Day 339 of Colourisation Project – April 11
Challenge: to publish daily a colourised photo that has some significance around the day of publication.
On this day, April 11, 1954, 61 years ago, nothing much happened. It is a date which can only be significant for its insignificance. In fact, April 11, 1954, – a Sunday, has been identified by ‘experts’ as the most boring day of the 20th century.
After feeding some 300 million facts into new Cambridge based search engine, ‘True Knowledge’ now known as ‘Evi’, no key news events or births and deaths of famous people came back in the results. A “no news” day…but as they say “no news is good news.”
But fast forward 47 years to this date, April 11, 2001, when comedic genius, Harry Secombe, apropos of nothing above, took his final bow. The inscription on a blue plaque bearing his name reads “Goon, Comedian and Singer” in that order, (blue plaques being the historical markers located around London to mark the homes and workplaces of famous people).
Of course there was only one Goon who could really sing and that was Harry Secombe, one of Britain’s best-loved entertainers and one of Wales’ favourite sons. Secombe appeared in musicals, films and TV but it was his role of Neddie Seagoon on one of Britain’s most revered radio shows of all time, the BBC’s The Goon Show that he is best remembered for.
The Goon Show helped launch his career and that of fellow comedians, Spike Milligan, Peter Sellers and Michael Bentine. With a bent for slapstick and buffoonery, it quickly took on a cult following and ran for 11 years between 1951–60, with Secombe at the forefront with his infectious, high-pitched giggles and squeals.
Secombe was also a singer with a beautifully rich and classical tenor voice that would sometimes move people to tears. Invariably it was always the butt of many of Spike Milligan’s jokes. When Secombe died, Milligan famously quipped,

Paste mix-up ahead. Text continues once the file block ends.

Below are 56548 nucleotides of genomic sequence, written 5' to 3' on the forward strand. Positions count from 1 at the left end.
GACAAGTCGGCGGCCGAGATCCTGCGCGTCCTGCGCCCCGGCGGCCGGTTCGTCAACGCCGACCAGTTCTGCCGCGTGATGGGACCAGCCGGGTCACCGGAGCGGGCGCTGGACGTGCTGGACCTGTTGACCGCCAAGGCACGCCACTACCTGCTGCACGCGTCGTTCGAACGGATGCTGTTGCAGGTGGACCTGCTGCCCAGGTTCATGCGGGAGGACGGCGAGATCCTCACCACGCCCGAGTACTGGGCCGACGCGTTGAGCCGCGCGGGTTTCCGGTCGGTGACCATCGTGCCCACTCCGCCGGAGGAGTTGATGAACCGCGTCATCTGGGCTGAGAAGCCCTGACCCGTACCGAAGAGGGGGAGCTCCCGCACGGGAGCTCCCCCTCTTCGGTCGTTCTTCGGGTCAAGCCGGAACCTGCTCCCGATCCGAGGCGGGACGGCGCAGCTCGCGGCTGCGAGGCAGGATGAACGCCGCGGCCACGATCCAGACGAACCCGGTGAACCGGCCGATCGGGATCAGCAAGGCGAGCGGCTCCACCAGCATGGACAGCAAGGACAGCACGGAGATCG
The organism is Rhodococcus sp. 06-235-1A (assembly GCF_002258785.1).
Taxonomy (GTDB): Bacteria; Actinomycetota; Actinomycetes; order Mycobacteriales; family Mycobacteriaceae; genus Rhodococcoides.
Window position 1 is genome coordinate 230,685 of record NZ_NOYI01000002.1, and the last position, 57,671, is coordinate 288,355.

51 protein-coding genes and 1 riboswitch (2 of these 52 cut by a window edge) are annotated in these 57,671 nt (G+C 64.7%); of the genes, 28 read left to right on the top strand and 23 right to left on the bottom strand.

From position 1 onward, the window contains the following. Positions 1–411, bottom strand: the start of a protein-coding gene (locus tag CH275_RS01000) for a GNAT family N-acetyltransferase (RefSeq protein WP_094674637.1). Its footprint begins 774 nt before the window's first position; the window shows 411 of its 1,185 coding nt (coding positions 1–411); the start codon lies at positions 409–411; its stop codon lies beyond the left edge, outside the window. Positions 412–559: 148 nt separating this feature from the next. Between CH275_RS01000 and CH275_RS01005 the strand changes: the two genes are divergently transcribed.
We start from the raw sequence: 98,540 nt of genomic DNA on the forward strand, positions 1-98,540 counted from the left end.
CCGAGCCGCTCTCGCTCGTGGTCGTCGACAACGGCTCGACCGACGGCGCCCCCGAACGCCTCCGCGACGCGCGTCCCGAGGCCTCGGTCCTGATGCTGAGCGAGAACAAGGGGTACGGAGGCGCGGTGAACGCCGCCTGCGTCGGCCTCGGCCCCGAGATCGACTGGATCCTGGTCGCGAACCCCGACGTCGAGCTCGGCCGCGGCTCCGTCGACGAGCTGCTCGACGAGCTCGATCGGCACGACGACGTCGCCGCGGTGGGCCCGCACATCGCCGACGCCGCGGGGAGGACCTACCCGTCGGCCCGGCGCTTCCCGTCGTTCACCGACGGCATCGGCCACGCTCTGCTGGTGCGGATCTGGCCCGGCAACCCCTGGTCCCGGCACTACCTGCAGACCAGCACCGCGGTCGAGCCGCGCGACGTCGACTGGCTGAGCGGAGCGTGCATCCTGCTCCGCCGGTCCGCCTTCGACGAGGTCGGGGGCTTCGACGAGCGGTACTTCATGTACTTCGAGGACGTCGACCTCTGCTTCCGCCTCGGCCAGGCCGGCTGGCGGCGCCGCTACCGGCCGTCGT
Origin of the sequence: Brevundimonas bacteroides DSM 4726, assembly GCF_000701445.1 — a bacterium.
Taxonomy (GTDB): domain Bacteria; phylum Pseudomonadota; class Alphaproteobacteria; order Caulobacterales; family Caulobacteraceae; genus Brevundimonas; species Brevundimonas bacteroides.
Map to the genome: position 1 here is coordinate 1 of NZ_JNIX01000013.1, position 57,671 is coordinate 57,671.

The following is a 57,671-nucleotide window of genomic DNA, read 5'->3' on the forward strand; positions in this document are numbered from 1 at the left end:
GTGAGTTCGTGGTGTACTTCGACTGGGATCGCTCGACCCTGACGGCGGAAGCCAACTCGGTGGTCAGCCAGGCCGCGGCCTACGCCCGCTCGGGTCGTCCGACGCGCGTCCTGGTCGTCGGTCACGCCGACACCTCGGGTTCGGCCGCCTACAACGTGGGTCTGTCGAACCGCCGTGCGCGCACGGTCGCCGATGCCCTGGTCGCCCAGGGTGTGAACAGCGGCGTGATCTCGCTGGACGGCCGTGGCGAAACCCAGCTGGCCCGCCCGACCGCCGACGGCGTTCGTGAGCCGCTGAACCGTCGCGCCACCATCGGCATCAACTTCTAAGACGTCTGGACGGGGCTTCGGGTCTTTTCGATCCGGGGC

“I’m glad he died before me, because I didn’t want him to sing at my funeral.”
Secombe however, was to have the last laugh. When Milligan died the following year, a recording of Secombe singing Guide Me, O Thou Great Redeemer was played at Milligan’s memorial service. This undoubtedly would have caused squeals of laughter and giggles on the other side.
In 1963 Secombe, a tireless charity worker, was appointed a Commander of the Order of the British Empire (CBE). In 1981 he was further honoured with a knighthood for his services to entertainment and charity. Prince Charles an avid fan, would thereafter always refer to him as Ned of Wales. Secombe on the other hand would refer to himself as Sir Cumference, a reference to his rotundity.
So it was that Secombe died on this day, 11 April 2001 from prostate cancer, at the age of 79. A memorial service to celebrate his life was held later in the year at Westminster Abbey. In attendance were Prince Charles, and other members of the royal family including Princess Anne, Princess Margaret, and Prince Edward.
The inscription on his tombstone reads: “To know him was to love him.”
For your musical enjoyment today, I leave you with a clip from the 1958 movie, Davy with a young Harry Secombe performing Nessun Dorma. Don’t be alarmed by the last twenty seconds of the clip…it all ends happily ever after.